How would you describe conference and exhibition growth in South East Asia?

RINGLING: Conference and exhibition growth has been quite tremendous over the last couple of years. There were some dormant years after the 1997 crisis here in South East Asia and then again in the early 2000s when we were hit by SARS. However, over the last 3 years we have seen the industry grow by about 10-15% per year. Exhibition and conference shows have been happening every 2 years, where there is a 10-20% growth each time. That is a very promising number.

Which cities do you think are making the most progress in the industry?

RINGLING: Locally, Bangkok has been successful in attracting regional shows for several reasons. Other countries are strictly more local in terms of their visitor profile. Bangkok attracts travelers from the region which leads to  potential buyers participating in the exhibition. There is large value in Bangkok, from the price you pay for a hotel room to the hospitality of the Thai people. People like to come here. If you give someone the choice to travel to Jakarta or to Bangkok, their choice will be Bangkok. Also, the infrastructure is in place and we have nice venues. Now, the traffic problem is in much better shape because of the BTS and subway systems. Bangkok is making progress and doing well. Singapore used to have the role of the regional hub and it still is for certain industries. However, manufacturing has moved out of Singapore and the local markets for many sectors have moved. In Thailand, you have a strong manufacturing base where the potential for visitors is very large.

Having a domestic base for the industry, how do you see the prospects for places like Vietnam and Indonesia?

RINGLING: Vietnam will come up and Indonesia is coming up strongly. But this is only on a domestic market base. Infrastructure is still a hot topic, even though they are building a new center in Jakarta, they currently have some centers already there. Exhibitions are actually never venue based or dependent on venues. You can build the nicest venue possible but if there is no market, the exhibition won’t go there. The market is what always drives the show. If the market is there the exhibitors will come.

Where does Bangkok stand competitively?

RINGLING: Competitively, Bangkok is very, very strong relative to other countries here in the region. Also, in terms of infrastructure, we have BITEC (Bangkok International Trade and Exhibition Centre) as a really good venue for industry related shows. This is a huge impact venue, almost second to none in Asia. Then there are also older venues like Queen Sirikit and City Center. There are others coming up in hotels and shopping centers where they build conference exhibition floors. So really, there are a lot of venues here and they are developing well. I don’t know any other country besides Singapore that has as many venues as Bangkok. Singapore is very well equipped with venues, and also near many cities. They mostly serve shows that are more service related rather than those related to manufacturing.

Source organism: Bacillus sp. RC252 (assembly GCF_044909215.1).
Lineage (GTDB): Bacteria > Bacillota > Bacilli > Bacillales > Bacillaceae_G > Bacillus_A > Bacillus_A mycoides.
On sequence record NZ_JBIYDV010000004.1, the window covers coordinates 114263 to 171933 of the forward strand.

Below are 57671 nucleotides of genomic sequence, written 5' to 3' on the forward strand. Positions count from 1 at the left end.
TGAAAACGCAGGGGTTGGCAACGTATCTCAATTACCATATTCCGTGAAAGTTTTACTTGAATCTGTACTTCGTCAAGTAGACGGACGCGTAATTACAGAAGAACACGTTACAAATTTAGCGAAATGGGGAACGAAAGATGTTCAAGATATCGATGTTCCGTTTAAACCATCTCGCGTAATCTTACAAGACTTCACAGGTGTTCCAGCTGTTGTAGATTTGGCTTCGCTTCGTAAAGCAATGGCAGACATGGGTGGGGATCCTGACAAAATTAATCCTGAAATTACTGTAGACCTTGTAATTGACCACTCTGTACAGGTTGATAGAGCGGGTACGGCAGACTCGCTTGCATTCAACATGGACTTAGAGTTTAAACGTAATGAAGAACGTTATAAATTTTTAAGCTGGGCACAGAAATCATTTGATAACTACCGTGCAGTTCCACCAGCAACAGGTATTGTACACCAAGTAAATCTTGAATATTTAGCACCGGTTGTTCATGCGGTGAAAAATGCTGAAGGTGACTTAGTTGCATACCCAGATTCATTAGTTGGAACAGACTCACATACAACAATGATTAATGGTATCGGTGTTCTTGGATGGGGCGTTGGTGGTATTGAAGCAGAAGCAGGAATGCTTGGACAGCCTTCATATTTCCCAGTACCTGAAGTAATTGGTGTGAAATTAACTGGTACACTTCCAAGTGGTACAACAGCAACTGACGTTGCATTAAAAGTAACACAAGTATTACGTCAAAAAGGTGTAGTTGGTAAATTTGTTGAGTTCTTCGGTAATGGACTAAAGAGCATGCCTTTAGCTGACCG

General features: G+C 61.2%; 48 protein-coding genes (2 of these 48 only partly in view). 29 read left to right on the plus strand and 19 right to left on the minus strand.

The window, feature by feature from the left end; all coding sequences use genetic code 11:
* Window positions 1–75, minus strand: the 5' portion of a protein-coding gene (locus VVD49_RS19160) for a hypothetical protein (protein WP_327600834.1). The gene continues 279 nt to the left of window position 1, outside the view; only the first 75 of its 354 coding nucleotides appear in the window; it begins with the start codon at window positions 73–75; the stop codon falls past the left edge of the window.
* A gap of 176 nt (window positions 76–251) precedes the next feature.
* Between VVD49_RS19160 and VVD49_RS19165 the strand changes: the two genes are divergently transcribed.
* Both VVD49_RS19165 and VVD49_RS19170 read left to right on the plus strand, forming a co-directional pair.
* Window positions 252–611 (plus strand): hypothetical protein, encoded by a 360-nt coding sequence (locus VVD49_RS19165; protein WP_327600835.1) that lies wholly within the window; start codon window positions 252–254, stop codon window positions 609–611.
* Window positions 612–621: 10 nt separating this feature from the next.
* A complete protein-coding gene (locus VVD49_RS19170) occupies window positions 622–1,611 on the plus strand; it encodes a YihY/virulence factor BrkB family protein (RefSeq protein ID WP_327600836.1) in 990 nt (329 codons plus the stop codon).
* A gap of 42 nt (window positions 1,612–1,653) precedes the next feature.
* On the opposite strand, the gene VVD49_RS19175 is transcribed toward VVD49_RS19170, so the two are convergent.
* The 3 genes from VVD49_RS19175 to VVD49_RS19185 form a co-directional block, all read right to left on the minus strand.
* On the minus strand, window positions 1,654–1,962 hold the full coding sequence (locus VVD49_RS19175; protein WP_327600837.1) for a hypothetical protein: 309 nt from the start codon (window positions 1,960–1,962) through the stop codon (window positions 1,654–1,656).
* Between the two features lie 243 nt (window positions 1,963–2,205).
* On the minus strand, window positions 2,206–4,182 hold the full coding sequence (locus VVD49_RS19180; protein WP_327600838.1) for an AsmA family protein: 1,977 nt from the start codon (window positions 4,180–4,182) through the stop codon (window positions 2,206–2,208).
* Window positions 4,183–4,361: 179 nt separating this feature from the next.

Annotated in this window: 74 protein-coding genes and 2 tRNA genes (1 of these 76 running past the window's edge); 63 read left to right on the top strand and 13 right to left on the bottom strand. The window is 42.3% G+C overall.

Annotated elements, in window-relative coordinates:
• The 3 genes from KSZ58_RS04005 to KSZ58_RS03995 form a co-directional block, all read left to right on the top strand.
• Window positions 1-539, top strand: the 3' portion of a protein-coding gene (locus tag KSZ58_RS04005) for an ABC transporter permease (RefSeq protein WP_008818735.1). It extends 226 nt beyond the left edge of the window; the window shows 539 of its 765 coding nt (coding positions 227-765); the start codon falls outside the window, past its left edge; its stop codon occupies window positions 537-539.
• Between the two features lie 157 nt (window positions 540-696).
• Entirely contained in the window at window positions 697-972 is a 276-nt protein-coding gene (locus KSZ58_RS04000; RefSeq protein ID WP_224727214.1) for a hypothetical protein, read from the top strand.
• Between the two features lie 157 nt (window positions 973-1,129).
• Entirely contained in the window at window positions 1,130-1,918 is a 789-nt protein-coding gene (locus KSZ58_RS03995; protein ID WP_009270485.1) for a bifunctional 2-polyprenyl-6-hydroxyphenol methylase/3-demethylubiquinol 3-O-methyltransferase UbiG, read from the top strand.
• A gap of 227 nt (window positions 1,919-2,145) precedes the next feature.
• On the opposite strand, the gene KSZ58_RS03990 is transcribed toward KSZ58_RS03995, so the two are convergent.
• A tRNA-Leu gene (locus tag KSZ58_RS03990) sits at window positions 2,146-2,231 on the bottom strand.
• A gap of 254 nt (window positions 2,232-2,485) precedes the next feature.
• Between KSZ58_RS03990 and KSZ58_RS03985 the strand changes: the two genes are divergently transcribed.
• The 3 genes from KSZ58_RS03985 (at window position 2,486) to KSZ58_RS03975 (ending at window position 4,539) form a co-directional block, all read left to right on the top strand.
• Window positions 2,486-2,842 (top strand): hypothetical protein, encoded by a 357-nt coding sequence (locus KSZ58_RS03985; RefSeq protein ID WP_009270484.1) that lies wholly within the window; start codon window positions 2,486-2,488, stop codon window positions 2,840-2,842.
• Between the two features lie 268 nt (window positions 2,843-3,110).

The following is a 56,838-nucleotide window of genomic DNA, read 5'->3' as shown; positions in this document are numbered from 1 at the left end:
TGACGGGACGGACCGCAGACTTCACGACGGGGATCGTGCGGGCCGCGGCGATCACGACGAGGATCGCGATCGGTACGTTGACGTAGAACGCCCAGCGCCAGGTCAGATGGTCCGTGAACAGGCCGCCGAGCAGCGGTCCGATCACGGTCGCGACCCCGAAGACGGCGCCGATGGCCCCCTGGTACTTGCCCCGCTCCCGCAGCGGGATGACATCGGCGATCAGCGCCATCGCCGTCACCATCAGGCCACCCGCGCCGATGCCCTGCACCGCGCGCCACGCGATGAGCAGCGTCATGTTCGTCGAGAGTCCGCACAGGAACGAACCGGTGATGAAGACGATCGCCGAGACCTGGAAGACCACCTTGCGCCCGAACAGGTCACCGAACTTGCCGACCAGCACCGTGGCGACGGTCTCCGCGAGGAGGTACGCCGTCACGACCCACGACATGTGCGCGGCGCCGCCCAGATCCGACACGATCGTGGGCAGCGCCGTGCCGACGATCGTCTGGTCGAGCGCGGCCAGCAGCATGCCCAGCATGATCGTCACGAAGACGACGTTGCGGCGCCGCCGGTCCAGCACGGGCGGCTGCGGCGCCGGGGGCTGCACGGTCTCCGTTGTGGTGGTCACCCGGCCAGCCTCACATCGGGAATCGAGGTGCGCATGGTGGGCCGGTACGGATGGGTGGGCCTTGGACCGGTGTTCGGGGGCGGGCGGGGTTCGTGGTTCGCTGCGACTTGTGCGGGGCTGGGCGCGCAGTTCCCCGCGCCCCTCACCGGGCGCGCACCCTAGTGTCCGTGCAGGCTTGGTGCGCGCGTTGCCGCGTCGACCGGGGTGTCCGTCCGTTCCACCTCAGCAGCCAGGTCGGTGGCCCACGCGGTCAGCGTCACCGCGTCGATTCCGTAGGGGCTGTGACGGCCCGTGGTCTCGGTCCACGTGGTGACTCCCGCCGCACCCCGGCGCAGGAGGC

How committed is the Thai government to expanding the MICE industry?

RINGLING: Very early on, about 10-12 years ago, Thailand saw the importance of the MICE industry for their touristic market, and travel market. They established TCEB (Thailand Convention and Exhibition Bureau). TCEB has been extremely successful and active. Anywhere in our industry, where global meetings are related to the exhibition conference industry, TCEB will be there. They will promote the industry, venues, and Thailand as a destination for MICE. Their visibility has increased and they are now in people’s minds. Thailand is a country of interest for many. If I talk to my colleagues worldwide, Thailand is always on their mind. With a lot of goodies they give away, Thailand makes it worthwhile for an organizer to place their exhibition or conference here, which makes it easier to decide whether that’s a destination of choice.

How can a country increase value from a business traveler?

RINGLING: That’s simple; just make them stay a little longer. Obviously a business traveler spends more money in a country on average compared to a backpack tourist. The business travelers generally stay in the best hotels and eats at the best restaurants. That is what the government is after; to give people as many opportunities and reasons to stay as long as possible. These reasons to stay longer can include shows with added value propositions followed by a conference or knowledge transfer or something like an orientation tour of the industry. That would be my idea to make a business traveler stay longer. Maybe adding a game of golf would help as well. I know some exhibitions do that, they add a day of golf on a wonderful Thailand golf course, which makes the traveler stay longer.

Once the ASEAN Economic Community (AEC) is in place, how will it impact MICE in the region?

RINGLING: MICE will positively affect the region. It will be another reason for the industry to grow because we are becoming a single market of over 500m people and the middle class is growing stronger. There will be a lot of demand in the near future. I think we will have a very positive impact. I don’t think that it will be a situation where from one day the AEC has a cut off date and the next day we see a 25-30% increase; it will gradually grow. If you look globally, and take a closer look at Asia, in the last 15 years only China and India were growing and South East Asia was somewhere left in the middle. This is changing now. It will give another boost to South East Asia to continue to grow.